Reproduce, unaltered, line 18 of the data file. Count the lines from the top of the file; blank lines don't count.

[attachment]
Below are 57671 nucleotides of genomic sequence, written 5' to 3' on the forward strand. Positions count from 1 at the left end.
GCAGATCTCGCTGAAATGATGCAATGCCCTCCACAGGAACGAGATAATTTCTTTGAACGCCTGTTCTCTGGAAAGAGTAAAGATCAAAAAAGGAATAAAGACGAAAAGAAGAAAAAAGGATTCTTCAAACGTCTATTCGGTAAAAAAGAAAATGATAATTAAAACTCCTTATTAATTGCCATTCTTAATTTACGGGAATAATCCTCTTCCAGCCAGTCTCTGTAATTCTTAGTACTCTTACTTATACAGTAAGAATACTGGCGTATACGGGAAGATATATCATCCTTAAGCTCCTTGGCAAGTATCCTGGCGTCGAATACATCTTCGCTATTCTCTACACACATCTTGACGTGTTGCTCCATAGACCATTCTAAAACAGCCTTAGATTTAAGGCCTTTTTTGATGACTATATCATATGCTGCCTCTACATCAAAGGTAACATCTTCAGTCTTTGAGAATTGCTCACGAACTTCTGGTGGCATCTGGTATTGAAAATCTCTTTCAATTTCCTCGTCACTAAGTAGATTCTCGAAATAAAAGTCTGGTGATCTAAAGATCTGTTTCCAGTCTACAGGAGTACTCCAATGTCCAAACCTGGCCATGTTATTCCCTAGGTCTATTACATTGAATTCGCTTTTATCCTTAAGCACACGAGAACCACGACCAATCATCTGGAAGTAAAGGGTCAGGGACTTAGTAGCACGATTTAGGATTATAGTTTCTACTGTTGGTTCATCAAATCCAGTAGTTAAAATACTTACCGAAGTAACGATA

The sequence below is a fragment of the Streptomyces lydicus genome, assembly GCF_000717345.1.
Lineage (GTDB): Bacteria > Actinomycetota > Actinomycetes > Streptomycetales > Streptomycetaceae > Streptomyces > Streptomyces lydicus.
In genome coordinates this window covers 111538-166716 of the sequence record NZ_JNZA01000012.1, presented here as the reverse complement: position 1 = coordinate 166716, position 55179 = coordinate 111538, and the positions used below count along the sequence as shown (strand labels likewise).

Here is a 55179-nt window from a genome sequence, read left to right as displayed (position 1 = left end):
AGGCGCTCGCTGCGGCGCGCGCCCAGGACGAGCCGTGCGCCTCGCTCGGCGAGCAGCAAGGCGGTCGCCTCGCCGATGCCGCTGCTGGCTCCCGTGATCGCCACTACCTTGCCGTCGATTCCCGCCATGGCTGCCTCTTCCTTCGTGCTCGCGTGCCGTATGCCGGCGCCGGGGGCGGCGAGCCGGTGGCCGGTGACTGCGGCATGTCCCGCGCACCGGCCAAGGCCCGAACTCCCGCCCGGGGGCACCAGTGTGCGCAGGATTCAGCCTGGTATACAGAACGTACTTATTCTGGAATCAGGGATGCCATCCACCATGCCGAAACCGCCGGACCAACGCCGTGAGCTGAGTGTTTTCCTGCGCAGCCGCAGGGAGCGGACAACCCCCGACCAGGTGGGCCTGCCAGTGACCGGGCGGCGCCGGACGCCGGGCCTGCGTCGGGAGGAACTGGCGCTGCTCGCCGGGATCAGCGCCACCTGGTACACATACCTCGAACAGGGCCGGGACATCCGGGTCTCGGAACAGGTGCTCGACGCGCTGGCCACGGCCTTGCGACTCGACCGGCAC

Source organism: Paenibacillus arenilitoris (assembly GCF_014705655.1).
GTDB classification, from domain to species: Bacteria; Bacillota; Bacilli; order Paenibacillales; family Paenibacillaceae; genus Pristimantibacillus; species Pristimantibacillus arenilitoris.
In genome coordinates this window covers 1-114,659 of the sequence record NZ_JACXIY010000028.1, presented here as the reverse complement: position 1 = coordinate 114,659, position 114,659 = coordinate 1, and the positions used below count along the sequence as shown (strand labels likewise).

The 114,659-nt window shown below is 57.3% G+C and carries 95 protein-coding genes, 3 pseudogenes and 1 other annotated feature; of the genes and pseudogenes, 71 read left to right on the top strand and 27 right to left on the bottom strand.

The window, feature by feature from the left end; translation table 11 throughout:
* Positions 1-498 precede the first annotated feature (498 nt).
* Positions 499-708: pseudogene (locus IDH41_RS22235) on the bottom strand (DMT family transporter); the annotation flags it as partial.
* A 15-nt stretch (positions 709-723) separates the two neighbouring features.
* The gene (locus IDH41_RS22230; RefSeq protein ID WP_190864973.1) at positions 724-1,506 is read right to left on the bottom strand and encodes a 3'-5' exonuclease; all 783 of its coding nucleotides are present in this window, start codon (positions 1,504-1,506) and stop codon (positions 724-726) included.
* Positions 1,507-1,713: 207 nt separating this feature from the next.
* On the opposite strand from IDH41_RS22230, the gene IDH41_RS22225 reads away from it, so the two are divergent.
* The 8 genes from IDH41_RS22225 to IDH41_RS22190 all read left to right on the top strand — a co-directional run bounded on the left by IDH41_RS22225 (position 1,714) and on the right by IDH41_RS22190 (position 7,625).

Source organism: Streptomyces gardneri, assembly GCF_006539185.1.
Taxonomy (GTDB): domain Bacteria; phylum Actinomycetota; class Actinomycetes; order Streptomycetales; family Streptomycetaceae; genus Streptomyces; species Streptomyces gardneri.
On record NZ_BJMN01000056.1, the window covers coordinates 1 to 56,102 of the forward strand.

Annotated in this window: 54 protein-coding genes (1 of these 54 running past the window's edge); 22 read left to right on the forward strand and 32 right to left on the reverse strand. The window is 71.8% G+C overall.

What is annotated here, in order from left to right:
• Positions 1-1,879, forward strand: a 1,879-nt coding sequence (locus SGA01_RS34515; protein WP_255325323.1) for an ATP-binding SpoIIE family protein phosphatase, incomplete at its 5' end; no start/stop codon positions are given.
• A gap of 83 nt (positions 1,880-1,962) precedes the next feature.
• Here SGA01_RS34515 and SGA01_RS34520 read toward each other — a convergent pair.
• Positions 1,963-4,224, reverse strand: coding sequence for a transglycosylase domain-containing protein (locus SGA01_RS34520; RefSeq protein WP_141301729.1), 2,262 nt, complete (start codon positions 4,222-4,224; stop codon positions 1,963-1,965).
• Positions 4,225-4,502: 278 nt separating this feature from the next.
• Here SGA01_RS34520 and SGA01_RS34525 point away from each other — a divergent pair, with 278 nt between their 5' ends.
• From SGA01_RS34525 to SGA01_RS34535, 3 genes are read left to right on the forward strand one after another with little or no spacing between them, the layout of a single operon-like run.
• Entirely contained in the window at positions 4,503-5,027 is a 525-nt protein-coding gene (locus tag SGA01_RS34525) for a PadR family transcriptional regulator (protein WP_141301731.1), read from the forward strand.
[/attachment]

* On the opposite strand from IDH41_RS22230, the gene IDH41_RS22225 reads away from it, so the two are divergent.